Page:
Girl Power ~ Lydia and Ruby are starting to find a common ground and their relationship worked for me, this week. The sense that they are building towards a mutually beneficial and educational bond is clear and I have the feeling that there will be an occurrence where Ruby has to come to Lydia’s aid. There is a predictability to the format of this programme, that’s for sure!

Maggie’s Marvellous ~ Biased I may be, I had the great pleasure of getting to know Phyllis Logan last year and she is a supporter of this site. However, I intentionally critiqued this show from a neutral point of view and last week, I was questioning if this was the right show for Ms Logan to appear in, post-Downton. She had stepped out of a huge hit of a television drama to a programme that didn’t get off to the best start from the look of the feedback I was privy to throughout last week. This time around I was actually impressed with her portrayal of Maggie, I enjoyed the window into her past with her husband (Philip Jackson). That was the Phyllis that has earned her such a sizeable fan base.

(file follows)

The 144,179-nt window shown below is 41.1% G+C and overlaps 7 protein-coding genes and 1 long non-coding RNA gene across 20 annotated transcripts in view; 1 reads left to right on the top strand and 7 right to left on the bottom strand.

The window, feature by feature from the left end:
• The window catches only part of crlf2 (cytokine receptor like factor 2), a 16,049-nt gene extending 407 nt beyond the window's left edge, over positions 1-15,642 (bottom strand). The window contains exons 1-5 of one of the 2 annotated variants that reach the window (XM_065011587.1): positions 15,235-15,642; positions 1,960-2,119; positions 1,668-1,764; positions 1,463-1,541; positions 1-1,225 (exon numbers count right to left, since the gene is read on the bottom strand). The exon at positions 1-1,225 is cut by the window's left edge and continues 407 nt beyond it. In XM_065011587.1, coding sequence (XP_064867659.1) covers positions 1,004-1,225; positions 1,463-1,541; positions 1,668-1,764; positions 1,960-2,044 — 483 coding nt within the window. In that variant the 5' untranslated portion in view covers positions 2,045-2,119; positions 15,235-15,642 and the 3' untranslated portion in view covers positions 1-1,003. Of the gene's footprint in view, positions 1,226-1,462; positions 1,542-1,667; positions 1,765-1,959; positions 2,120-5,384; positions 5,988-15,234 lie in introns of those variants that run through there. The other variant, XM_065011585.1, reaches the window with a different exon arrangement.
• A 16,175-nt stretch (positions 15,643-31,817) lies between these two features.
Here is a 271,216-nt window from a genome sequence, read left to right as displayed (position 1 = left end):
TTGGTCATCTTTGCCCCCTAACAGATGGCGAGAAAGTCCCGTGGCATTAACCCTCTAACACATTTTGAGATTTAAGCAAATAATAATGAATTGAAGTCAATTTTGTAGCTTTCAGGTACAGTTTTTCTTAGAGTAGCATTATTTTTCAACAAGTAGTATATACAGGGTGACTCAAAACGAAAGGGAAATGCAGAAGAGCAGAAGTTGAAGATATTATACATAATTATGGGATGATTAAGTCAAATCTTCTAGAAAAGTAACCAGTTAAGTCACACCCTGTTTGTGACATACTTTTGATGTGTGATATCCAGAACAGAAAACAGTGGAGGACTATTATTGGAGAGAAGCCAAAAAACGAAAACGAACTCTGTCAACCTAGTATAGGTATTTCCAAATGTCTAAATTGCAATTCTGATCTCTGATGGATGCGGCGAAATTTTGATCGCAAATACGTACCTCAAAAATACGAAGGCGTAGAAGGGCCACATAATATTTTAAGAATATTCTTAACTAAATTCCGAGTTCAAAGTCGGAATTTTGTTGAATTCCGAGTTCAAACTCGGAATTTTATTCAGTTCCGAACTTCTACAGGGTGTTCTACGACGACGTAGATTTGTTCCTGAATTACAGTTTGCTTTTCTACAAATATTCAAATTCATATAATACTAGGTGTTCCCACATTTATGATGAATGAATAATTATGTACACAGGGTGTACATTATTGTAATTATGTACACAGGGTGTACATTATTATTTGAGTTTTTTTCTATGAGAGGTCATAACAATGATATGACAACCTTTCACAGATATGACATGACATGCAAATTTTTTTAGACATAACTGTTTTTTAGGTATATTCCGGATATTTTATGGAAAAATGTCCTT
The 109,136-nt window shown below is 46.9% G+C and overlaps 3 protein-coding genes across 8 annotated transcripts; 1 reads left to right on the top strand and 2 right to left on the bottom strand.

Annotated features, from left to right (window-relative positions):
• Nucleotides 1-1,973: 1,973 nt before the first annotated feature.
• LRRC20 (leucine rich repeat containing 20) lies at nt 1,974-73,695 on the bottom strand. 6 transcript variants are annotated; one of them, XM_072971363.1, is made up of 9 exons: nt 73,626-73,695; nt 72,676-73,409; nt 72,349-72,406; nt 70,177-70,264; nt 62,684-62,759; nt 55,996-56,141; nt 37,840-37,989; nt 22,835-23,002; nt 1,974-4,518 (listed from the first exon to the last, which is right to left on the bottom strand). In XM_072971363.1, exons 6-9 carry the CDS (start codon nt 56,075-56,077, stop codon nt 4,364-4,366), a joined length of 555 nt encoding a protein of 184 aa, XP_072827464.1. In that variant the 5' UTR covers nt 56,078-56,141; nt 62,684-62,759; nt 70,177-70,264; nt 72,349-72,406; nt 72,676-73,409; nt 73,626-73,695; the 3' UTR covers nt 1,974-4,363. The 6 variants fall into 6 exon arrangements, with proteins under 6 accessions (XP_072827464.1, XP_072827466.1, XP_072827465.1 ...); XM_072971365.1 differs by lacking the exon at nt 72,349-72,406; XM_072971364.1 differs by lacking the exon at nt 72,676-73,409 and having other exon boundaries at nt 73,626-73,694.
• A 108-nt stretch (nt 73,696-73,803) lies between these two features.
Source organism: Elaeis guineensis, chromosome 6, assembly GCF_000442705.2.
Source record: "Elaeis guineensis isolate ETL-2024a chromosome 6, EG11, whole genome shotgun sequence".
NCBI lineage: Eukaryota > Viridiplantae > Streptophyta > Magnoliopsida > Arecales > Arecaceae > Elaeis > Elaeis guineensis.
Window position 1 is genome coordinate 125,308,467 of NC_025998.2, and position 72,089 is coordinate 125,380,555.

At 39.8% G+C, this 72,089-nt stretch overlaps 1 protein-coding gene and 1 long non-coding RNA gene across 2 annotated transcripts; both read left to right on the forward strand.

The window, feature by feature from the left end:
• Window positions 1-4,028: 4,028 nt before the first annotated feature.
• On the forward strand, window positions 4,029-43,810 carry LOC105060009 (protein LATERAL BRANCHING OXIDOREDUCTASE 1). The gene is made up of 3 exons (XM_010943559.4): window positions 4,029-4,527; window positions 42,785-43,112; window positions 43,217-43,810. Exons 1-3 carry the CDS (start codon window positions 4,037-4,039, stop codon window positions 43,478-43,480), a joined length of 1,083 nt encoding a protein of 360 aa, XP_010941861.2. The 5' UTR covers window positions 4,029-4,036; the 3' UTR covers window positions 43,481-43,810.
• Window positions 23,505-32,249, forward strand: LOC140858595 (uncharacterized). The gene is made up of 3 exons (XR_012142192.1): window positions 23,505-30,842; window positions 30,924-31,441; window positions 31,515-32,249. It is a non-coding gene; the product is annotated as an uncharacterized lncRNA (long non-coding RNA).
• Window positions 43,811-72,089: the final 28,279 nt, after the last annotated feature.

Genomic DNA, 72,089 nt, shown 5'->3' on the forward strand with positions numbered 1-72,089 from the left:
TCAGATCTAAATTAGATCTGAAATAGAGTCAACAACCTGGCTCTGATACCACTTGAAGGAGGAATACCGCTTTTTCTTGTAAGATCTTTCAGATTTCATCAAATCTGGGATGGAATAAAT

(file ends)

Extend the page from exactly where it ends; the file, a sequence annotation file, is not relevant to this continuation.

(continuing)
Fonseca’s Foibles ~ I am still likening Dr Fonseca to Connie Beauchamp from Casualty, however the side to her that wills her colleagues to succeed is markedly different to her fellow fictional counter-part. I am eagerly anticipating the reasons behind her arrival in India which must surely begin to emerge soon. In fact I am warming to the character’s quirks, yet remain unconvinced by the relationship she has with Greg (Neil Morrissey).

Mighty Motors! ~ If I learned one thing during the Exotic Marigold Hotel films, it’s that mopeds and motorbikes are both the way forward and a serious life-threat at one and the same time. I was impressed with the filming of the moped ride shots, particularly when Ruby was precariously ducking in and out of tight spaces and dicey situations.